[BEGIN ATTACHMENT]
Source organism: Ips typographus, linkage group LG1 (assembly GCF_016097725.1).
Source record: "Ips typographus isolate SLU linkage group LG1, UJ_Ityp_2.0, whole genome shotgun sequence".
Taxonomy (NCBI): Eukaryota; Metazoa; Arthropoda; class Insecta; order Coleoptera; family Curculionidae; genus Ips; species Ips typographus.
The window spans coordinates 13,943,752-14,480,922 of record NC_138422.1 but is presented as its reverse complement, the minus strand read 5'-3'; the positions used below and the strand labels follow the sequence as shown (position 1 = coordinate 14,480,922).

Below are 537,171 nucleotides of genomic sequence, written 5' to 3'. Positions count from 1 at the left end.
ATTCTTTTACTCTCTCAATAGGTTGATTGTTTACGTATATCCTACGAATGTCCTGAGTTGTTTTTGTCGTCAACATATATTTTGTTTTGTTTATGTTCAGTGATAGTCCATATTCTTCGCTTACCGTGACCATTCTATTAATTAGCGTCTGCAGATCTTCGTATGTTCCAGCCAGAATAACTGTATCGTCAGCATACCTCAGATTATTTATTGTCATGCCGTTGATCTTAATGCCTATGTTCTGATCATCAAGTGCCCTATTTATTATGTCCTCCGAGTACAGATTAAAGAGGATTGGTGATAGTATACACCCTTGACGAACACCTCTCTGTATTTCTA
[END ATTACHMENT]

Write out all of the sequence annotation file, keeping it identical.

Source organism: Ips typographus, linkage group LG1 (assembly GCF_016097725.1).
Source record: "Ips typographus isolate SLU linkage group LG1, UJ_Ityp_2.0, whole genome shotgun sequence".
Taxonomy (NCBI): Eukaryota; Metazoa; Arthropoda; class Insecta; order Coleoptera; family Curculionidae; genus Ips; species Ips typographus.
The window spans coordinates 13,943,752-14,480,922 of record NC_138422.1 but is presented as its reverse complement, the minus strand read 5'-3'; the positions used below and the strand labels follow the sequence as shown (position 1 = coordinate 14,480,922).

Below are 537,171 nucleotides of genomic sequence, written 5' to 3'. Positions count from 1 at the left end.
ATTCTTTTACTCTCTCAATAGGTTGATTGTTTACGTATATCCTACGAATGTCCTGAGTTGTTTTTGTCGTCAACATATATTTTGTTTTGTTTATGTTCAGTGATAGTCCATATTCTTCGCTTACCGTGACCATTCTATTAATTAGCGTCTGCAGATCTTCGTATGTTCCAGCCAGAATAACTGTATCGTCAGCATACCTCAGATTATTTATTGTCATGCCGTTGATCTTAATGCCTATGTTCTGATCATCAAGTGCCCTATTTATTATGTCCTCCGAGTACAGATTAAAGAGGATTGGTGATAGTATACACCCTTGACGAACACCTCTCTGTATTTCTA